This raises another question: does Muscat’s political project boil down to personal connections in a sort of friend-ocracy? For the same Muscat who refuses to ‘ditch’ Schembri felt no qualms in ditching (at least for some time) other Labour politicians like Anglu Farrugia, Michael Falzon, Godfrey Farrugia and even Emmanuel Mallia, all of whom were asked to resign during his tenure as Labour leader or prime minister – Muscat lowered the high bar he had himself established after 2013 when his own friends were exposed in the Panama Papers.

5. The power of money: Muscat and Abela share the same yardstick

While the interview has touched a raw nerve among those who cringe at Muscat or those who adore him, it leaves many indifferent, simply because Muscat is now yesterday’s man who has lost the clout of power.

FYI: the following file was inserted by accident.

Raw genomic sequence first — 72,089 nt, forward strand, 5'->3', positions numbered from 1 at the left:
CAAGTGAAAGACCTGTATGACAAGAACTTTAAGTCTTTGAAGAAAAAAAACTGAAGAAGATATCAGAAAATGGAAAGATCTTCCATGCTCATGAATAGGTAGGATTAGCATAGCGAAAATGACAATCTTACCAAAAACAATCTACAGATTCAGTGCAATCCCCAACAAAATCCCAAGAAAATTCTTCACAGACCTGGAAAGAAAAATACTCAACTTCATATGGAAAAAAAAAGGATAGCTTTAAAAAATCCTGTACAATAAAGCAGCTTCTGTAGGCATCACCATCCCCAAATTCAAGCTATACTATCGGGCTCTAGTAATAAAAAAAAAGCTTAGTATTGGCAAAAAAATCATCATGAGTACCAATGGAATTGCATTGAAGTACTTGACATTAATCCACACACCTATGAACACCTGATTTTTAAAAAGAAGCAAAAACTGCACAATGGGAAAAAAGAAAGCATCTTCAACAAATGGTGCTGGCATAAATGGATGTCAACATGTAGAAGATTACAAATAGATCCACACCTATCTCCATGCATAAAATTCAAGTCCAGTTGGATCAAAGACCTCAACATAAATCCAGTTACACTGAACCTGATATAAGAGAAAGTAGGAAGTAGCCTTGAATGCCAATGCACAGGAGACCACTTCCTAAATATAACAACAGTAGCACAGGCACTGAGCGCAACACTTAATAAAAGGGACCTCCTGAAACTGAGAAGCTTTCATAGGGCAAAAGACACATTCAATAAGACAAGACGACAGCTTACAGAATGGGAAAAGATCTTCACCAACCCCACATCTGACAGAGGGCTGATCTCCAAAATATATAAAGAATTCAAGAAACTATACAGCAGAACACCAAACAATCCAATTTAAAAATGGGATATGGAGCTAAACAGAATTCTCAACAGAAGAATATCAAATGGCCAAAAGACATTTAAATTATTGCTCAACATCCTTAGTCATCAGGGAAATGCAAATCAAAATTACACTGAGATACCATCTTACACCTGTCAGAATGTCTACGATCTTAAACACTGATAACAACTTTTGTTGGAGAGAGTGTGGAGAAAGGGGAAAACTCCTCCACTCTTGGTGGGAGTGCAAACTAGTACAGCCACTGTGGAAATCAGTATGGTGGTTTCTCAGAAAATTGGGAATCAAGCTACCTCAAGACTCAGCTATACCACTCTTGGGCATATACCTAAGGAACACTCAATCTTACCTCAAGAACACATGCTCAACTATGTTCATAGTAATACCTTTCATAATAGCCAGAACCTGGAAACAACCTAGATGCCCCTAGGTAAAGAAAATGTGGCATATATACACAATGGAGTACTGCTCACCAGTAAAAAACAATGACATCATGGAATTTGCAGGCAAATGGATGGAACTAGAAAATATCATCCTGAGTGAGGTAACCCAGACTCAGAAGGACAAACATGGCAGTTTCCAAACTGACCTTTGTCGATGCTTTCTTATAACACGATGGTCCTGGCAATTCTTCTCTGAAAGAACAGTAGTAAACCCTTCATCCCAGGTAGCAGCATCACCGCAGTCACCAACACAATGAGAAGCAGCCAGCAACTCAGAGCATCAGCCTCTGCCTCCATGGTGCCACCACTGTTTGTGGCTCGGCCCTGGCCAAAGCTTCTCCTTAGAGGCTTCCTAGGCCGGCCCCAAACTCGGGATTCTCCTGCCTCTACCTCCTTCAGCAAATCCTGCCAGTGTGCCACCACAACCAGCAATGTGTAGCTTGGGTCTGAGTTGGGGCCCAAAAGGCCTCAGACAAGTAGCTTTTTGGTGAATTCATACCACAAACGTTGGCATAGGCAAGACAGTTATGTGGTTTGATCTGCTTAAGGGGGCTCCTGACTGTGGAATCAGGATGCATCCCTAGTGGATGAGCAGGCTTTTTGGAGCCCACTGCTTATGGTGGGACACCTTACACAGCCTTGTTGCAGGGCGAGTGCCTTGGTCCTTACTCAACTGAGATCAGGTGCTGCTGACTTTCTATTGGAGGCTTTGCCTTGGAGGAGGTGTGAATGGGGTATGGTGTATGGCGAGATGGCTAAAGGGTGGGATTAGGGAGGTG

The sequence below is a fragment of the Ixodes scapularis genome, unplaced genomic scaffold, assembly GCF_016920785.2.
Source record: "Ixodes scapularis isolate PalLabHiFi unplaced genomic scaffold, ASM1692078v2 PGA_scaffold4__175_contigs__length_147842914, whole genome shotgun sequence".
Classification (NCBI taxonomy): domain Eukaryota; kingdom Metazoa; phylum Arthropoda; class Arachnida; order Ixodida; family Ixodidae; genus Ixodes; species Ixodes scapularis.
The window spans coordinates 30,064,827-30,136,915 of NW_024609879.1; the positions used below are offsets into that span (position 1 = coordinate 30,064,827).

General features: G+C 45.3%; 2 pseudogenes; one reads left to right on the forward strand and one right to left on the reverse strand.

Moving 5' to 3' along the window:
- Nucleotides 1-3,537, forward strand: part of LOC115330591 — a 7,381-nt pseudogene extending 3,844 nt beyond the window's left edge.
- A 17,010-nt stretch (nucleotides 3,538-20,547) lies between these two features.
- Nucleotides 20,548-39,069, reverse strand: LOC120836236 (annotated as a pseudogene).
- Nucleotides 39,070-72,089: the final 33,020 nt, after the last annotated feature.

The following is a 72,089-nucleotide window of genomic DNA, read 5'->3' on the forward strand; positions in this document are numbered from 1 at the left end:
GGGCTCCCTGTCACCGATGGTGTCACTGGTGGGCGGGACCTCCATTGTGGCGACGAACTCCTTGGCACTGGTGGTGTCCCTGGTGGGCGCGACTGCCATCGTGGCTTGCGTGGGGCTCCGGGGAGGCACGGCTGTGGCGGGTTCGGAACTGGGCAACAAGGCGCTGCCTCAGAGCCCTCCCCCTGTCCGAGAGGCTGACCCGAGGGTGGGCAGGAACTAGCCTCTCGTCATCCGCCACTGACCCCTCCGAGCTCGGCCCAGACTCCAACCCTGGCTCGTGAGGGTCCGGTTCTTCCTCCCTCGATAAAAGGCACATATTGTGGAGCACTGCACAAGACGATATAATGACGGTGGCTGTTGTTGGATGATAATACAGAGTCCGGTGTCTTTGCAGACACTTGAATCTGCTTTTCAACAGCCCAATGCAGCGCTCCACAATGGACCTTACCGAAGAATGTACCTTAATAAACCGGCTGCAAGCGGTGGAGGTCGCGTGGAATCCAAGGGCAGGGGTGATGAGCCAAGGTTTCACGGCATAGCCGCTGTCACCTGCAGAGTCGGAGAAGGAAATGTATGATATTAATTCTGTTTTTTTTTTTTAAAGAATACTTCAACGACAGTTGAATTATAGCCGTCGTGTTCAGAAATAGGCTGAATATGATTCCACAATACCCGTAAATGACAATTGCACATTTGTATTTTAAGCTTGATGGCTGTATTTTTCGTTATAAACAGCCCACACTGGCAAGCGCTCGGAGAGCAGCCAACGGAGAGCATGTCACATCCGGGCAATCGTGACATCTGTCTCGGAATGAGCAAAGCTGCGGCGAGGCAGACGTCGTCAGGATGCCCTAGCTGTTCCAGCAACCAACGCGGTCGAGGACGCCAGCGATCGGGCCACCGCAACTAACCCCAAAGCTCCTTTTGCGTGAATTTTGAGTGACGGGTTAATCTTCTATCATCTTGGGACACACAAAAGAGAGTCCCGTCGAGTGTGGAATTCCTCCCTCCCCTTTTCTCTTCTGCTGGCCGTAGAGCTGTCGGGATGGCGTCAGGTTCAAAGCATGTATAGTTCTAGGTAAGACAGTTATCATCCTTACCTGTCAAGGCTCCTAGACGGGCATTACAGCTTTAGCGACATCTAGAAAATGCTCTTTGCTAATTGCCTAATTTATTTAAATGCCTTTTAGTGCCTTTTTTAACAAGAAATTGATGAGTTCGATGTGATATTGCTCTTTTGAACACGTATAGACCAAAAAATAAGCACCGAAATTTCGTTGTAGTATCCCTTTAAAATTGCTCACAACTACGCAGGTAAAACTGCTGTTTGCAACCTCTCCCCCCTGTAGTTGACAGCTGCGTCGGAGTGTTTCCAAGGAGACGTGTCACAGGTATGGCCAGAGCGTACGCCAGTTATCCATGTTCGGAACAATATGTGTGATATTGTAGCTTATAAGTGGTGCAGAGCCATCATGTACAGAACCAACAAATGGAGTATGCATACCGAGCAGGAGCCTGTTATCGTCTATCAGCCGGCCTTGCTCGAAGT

But a segment of the electorate, including Labour voters, does feel anger when faced with decisions skewed in favour of the same moneyed interests which Muscat cultivated. While Abela has taken some timid but decisive steps to distance himself from his predecessor without provoking his wrath, he has also apparently embraced Muscat’s business-friendly governance.

s demonstrated by decisions such as the tender for a yacht marina in Marsaskala, Abela is also dominated by the same interests. The good news in Muscat remaining in the news is that he stands as a reminder of the logical conclusion of subservience to moneyed interests, from the shackles of which Abela has not yet freed the party.

Ultimately Muscat’s emotional connection with “friends” like Schembri, who had their own circle of friends of friends, was a key peg in cosying up to business interests who came to see Labour as an opportunity rather than a threat.